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The Book of Tea by Kakuzo Okakura (thoughts)

August 3, 2011

What a delightful little book! Written in 1905, when Japanese culture was being swamped by West, Okakura describes ‘tea-ism,’ which is a way of practicing Zen Buddhist principles. The idea of wabi-sabi, which finds beauty in older, imperfect, simple objects particularly draws me (those who know more than me, forgive me the the gross oversimplification). I will always choose something old over something new: the sense of history, of ‘living’ just seems greater. So Okakura’s more general musings on Zen Buddhism and the Japanese aesthetic struck home with. And as an avid tea lover, I also enjoyed the brief sketch of tea’s history (and why it’s better than other drinks, hehe). Okakura just has a wonderful writing style, like an older professor in a slightly shabby cardigan sitting down to explain the real beauty of life to a young student. His contrast between the East and the West was interesting, and while he occasionally sounds a bit defensive (understandable, given in the period he was writing in), he seems to champion the best aspects of both cultures. This is a learned little book, although those looking for detailed, fact-based arguments or the kind of intellectual scaffolding common amongst philosophers might be frustrated. Okakura is more describing tea-ism than defending it, laying out its ideals and beauty for a reader completely new to the concept. As such a reader, I found myself utterly charmed. I plan to read his The Ideals of the East very soon. Highly recommended to any tea affiacandos, those interested in Japanese culture, readers who enjoy ‘popular philosophy’ books, those with a taste stunning essays of the creative nonfiction variety, or anyone looking for some inspiration to simplify their life.

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15 Comments leave one →
  1. August 3, 2011 7:00 am

    This does sound fascinating! I think it might make a great gift for my sister.

  2. August 3, 2011 9:20 am

    I don’t think I’ve read anything even remotely touching on any of those things. I have a feeling that I would be utterly charmed as well. Can’t wait to find out. :)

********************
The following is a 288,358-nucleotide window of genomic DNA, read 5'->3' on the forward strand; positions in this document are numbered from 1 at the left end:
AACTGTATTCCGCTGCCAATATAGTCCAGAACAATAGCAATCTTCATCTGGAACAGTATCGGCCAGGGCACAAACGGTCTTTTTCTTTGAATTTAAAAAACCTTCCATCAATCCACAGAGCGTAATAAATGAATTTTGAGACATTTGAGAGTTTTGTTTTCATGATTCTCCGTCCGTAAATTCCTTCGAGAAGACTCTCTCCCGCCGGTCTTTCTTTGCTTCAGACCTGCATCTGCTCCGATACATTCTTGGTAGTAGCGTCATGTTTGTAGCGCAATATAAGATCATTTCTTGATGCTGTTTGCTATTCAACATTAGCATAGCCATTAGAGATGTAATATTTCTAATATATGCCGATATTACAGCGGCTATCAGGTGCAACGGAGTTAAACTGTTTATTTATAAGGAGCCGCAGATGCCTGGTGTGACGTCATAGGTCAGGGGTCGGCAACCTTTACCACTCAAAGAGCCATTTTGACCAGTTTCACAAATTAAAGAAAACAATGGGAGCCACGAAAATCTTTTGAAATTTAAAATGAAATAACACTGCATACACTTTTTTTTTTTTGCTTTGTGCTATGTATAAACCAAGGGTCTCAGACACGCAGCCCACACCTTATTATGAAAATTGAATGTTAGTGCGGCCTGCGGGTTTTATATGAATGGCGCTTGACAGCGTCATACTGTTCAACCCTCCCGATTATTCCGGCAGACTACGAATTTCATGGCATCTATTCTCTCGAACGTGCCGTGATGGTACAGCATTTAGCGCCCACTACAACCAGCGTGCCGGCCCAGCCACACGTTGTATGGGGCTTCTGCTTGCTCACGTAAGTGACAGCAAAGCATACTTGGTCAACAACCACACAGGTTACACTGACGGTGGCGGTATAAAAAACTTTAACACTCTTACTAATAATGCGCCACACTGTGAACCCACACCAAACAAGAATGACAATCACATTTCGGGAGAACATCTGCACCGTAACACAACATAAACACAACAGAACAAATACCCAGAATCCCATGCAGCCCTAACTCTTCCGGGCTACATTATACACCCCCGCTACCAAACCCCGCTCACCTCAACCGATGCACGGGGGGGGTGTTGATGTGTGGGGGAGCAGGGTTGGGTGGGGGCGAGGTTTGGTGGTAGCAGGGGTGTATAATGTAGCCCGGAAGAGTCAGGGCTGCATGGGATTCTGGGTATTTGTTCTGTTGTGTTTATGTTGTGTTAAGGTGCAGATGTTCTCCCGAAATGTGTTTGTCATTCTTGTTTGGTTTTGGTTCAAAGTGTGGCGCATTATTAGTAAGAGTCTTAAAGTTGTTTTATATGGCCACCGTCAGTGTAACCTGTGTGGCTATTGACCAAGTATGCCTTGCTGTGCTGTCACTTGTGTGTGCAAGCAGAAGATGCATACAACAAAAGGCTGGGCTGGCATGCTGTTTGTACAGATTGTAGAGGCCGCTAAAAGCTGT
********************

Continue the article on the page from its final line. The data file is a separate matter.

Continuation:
3. August 3, 2011 10:30 am

    This sounds wonderful! There is a public domain edition available that I just sent to my Kindle! Now, for the time to relax with a cup of tea and read it.

    • August 4, 2011 11:01 am

      Was it originally written in English? Or is it a public domain translation? If it was originally written in English, I’m totally getting a copy on to my Nook. :D

  4. August 3, 2011 12:02 pm

    Oooh, tea and popular philosophy, eh? Sounds delightful!

  5. August 3, 2011 4:22 pm

    Great review Eva I m looking for some different Japanese writers to try so will note this one down and always like to try something a bit older from somewhere ,all the best stu

    • August 4, 2011 11:02 am

      I agree: I find it great fun to read older nonfiction books!

  6. August 3, 2011 9:42 pm

    Sounds lovely! Have you read A History of the World in Six Glasses? It traces history (in broad sweeps) based on what people were drinking at the time, and how the drink and culture went together. One of the sections, of course, is on tea.

    • August 4, 2011 11:02 am

      I haven’t! I’ll pop it on my wishlist. :)

  7. August 3, 2011 10:03 pm

    I’ve seen this one from time to time…now I’ll have to try it! Thanks, Eva!

  8. August 3, 2011 10:43 pm

    Considering I have a nice hot cup of English Breakfast sitting next to me, I think I need to look at this one. :) Thanks for the review!

  9. August 4, 2011 12:42 pm

    I’m so glad you loved this, Eva! David (my partner, who adores this book) will be happy, and I will be spurred to pick it up more quickly. And re: your question to Stefanie, it was indeed originally written in English, which I tend to forget on a regular basis, haha.

  10. August 8, 2011 4:39 pm

    I know about this book but haven’t read it (I really should). There’s a depth to tea and the tea ceremony which I know of but haven’t really explored (my mother used to go for Japanese tea ceremony lessons as a child – it’s one of those things kids used to learn in place of ballet or music in Japan – as did some of my friends) so it’s something I’ve always been interested in. So glad you enjoyed it:)

  11. August 23, 2011 10:29 pm

    Eva – have you read Christopher Benfey’s The Great Wave? Benfey explains why The Book of Tea is in English, along with many other fascinating aspects of America;s interest in Japan and vice versa. Your kind of book, I do believe.


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